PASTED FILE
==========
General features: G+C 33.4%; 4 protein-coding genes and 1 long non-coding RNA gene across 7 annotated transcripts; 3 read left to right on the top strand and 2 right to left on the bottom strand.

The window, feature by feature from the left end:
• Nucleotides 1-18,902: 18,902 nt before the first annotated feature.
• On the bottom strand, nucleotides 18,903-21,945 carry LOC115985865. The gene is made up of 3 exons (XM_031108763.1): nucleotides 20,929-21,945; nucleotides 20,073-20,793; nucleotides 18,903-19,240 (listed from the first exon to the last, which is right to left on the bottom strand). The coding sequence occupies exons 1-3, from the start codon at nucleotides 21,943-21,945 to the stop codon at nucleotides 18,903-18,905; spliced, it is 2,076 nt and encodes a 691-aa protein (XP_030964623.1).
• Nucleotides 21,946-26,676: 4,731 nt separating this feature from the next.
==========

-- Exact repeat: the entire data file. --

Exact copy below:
General features: G+C 33.4%; 4 protein-coding genes and 1 long non-coding RNA gene across 7 annotated transcripts; 3 read left to right on the top strand and 2 right to left on the bottom strand.

The window, feature by feature from the left end:
• Nucleotides 1-18,902: 18,902 nt before the first annotated feature.
• On the bottom strand, nucleotides 18,903-21,945 carry LOC115985865. The gene is made up of 3 exons (XM_031108763.1): nucleotides 20,929-21,945; nucleotides 20,073-20,793; nucleotides 18,903-19,240 (listed from the first exon to the last, which is right to left on the bottom strand). The coding sequence occupies exons 1-3, from the start codon at nucleotides 21,943-21,945 to the stop codon at nucleotides 18,903-18,905; spliced, it is 2,076 nt and encodes a 691-aa protein (XP_030964623.1).
• Nucleotides 21,946-26,676: 4,731 nt separating this feature from the next.